Date of Award

Summer 7-24-2013

Degree Type

Dissertation

Degree Name

Doctor of Philosophy (PhD)

Department

Biology

First Advisor

Dr. Vincent Rehder

Abstract

In addition to acting in synaptic transmission, neurotransmitters have been shown to play roles in the development of nervous system. Developing neurons extend neurites to connect to their target cells, and growth cones at the tip of growing neurites are critical for pathfinding. Although evidence for the regulation of axonal growth and growth cone guidance by neurotransmitters and neuromodulators is emerging, less is known about the mechanisms by which neurotransmitters affect developing neurons. Here, I focus on three neurotransmitters/ neuromodulators and describe their actions (a) at the level of growth cone, especially on filopodia, which serve as sensors that allow growth cones to probe the environment they are traversing, and (b) on how neurotransmitters modulate neuronal electrical properties, which, in itself, have been shown to affect neurite extension. The goals of this dissertation are to investigate 1) the cholinergic modulation of neuronal activity and its effects on growth cone motility; 2) the excitatory modulation of neuronal excitability by nitric oxide (NO); and 3) the inhibitory modulation of neuronal activity by dopamine (DA).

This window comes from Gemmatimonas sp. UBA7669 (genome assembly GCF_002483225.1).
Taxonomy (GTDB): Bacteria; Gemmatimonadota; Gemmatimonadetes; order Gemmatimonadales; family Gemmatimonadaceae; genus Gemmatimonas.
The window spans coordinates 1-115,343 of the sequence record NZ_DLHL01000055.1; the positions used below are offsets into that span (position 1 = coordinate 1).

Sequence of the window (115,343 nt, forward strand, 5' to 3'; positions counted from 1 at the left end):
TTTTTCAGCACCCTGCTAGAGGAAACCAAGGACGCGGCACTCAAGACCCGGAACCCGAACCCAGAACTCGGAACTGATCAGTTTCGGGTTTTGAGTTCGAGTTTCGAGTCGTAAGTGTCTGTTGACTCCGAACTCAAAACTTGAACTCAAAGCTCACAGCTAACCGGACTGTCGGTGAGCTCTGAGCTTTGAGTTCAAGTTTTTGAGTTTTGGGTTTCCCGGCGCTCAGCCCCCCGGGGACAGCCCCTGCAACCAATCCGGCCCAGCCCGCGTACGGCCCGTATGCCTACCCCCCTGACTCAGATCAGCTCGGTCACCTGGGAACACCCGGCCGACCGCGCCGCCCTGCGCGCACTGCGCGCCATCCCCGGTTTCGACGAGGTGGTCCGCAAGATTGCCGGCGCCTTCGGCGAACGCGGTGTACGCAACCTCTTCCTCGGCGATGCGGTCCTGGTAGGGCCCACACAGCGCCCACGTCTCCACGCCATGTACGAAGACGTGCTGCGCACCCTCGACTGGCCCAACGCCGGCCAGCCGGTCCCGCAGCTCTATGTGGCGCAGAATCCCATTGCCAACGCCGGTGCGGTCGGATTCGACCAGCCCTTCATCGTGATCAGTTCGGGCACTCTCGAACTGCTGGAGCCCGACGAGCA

The work uses a well-established model system to investigate growth cone motility and neuronal activity: identified neurons from the pond snail Helisoma trivolvis studied in cell culture or in the intact ganglion in situ. The study of B5 neurons demonstrates that acetylcholine (ACh) induces filopodial elongation, which is mediated by opening of nicotinic ACh receptors, membrane depolarization, and elevation of intracellular Ca level in growth cones. This dissertation also shows that NO inhibits two types of Ca-activated K channels to depolarize the membrane potential of B19 neurons. Additionally, the study reveals that DA serves as an inhibitory neurotransmitter to hyperpolarize and silence the electrical activity of firing B5 neurons via a D2-like receptor/PLC/K channel pathway. Taken together, this dissertation elucidates novel cellular mechanisms through which neurotransmitters can regulate growth cone motility and neuronal electrical properties, further supporting evidence for potential roles of neurotransmitters in axon pathfinding and synaptic transmission in vivo.

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